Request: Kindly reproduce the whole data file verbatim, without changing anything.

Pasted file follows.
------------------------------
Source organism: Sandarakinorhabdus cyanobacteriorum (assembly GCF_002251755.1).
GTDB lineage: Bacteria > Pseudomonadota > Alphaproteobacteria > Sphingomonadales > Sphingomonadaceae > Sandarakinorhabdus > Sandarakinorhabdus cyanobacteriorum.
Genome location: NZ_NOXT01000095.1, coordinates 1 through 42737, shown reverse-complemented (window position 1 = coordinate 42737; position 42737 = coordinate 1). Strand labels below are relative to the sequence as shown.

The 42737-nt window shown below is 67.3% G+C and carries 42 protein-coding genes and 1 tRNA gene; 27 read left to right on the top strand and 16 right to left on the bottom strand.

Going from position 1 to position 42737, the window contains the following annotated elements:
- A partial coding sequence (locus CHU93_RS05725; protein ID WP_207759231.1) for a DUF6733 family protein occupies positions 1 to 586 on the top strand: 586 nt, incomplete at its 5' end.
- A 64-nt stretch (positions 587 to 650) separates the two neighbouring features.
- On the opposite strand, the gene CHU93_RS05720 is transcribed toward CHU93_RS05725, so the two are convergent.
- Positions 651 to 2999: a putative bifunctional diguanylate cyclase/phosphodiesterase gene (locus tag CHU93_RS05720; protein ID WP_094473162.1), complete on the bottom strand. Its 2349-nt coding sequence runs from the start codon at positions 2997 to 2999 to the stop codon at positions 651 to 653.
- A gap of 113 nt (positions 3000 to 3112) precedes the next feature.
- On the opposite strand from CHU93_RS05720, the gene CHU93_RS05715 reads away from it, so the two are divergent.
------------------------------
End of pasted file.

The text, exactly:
Source organism: Sandarakinorhabdus cyanobacteriorum (assembly GCF_002251755.1).
GTDB lineage: Bacteria > Pseudomonadota > Alphaproteobacteria > Sphingomonadales > Sphingomonadaceae > Sandarakinorhabdus > Sandarakinorhabdus cyanobacteriorum.
Genome location: NZ_NOXT01000095.1, coordinates 1 through 42737, shown reverse-complemented (window position 1 = coordinate 42737; position 42737 = coordinate 1). Strand labels below are relative to the sequence as shown.

The 42737-nt window shown below is 67.3% G+C and carries 42 protein-coding genes and 1 tRNA gene; 27 read left to right on the top strand and 16 right to left on the bottom strand.

Going from position 1 to position 42737, the window contains the following annotated elements:
- A partial coding sequence (locus CHU93_RS05725; protein ID WP_207759231.1) for a DUF6733 family protein occupies positions 1 to 586 on the top strand: 586 nt, incomplete at its 5' end.
- A 64-nt stretch (positions 587 to 650) separates the two neighbouring features.
- On the opposite strand, the gene CHU93_RS05720 is transcribed toward CHU93_RS05725, so the two are convergent.
- Positions 651 to 2999: a putative bifunctional diguanylate cyclase/phosphodiesterase gene (locus tag CHU93_RS05720; protein ID WP_094473162.1), complete on the bottom strand. Its 2349-nt coding sequence runs from the start codon at positions 2997 to 2999 to the stop codon at positions 651 to 653.
- A gap of 113 nt (positions 3000 to 3112) precedes the next feature.
- On the opposite strand from CHU93_RS05720, the gene CHU93_RS05715 reads away from it, so the two are divergent.